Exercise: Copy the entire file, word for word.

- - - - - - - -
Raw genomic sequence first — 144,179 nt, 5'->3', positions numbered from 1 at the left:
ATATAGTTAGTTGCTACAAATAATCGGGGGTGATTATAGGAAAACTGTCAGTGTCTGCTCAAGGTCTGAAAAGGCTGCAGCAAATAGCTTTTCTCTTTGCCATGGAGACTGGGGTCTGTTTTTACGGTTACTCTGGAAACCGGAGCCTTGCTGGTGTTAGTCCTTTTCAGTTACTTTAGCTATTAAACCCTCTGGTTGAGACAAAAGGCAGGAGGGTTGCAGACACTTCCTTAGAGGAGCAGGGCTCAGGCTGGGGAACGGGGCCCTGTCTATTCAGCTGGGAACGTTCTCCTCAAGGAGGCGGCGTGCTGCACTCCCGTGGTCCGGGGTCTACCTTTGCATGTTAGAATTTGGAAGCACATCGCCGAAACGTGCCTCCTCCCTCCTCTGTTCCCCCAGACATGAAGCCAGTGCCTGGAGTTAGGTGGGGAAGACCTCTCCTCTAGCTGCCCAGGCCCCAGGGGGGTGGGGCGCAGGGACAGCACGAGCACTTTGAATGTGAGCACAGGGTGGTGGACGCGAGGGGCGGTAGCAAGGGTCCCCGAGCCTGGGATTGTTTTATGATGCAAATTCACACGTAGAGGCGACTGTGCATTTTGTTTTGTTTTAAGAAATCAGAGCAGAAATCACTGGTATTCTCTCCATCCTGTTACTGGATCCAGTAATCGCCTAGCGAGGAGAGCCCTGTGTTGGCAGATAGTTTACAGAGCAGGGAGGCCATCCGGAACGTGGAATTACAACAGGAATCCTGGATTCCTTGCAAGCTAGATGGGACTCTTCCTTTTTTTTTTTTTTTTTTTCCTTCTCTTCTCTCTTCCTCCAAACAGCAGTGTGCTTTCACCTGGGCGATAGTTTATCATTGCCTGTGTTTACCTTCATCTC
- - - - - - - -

Raw genomic sequence first — 144,179 nt, 5'->3', positions numbered from 1 at the left:
ATATAGTTAGTTGCTACAAATAATCGGGGGTGATTATAGGAAAACTGTCAGTGTCTGCTCAAGGTCTGAAAAGGCTGCAGCAAATAGCTTTTCTCTTTGCCATGGAGACTGGGGTCTGTTTTTACGGTTACTCTGGAAACCGGAGCCTTGCTGGTGTTAGTCCTTTTCAGTTACTTTAGCTATTAAACCCTCTGGTTGAGACAAAAGGCAGGAGGGTTGCAGACACTTCCTTAGAGGAGCAGGGCTCAGGCTGGGGAACGGGGCCCTGTCTATTCAGCTGGGAACGTTCTCCTCAAGGAGGCGGCGTGCTGCACTCCCGTGGTCCGGGGTCTACCTTTGCATGTTAGAATTTGGAAGCACATCGCCGAAACGTGCCTCCTCCCTCCTCTGTTCCCCCAGACATGAAGCCAGTGCCTGGAGTTAGGTGGGGAAGACCTCTCCTCTAGCTGCCCAGGCCCCAGGGGGGTGGGGCGCAGGGACAGCACGAGCACTTTGAATGTGAGCACAGGGTGGTGGACGCGAGGGGCGGTAGCAAGGGTCCCCGAGCCTGGGATTGTTTTATGATGCAAATTCACACGTAGAGGCGACTGTGCATTTTGTTTTGTTTTAAGAAATCAGAGCAGAAATCACTGGTATTCTCTCCATCCTGTTACTGGATCCAGTAATCGCCTAGCGAGGAGAGCCCTGTGTTGGCAGATAGTTTACAGAGCAGGGAGGCCATCCGGAACGTGGAATTACAACAGGAATCCTGGATTCCTTGCAAGCTAGATGGGACTCTTCCTTTTTTTTTTTTTTTTTTTCCTTCTCTTCTCTCTTCCTCCAAACAGCAGTGTGCTTTCACCTGGGCGATAGTTTATCATTGCCTGTGTTTACCTTCATCTC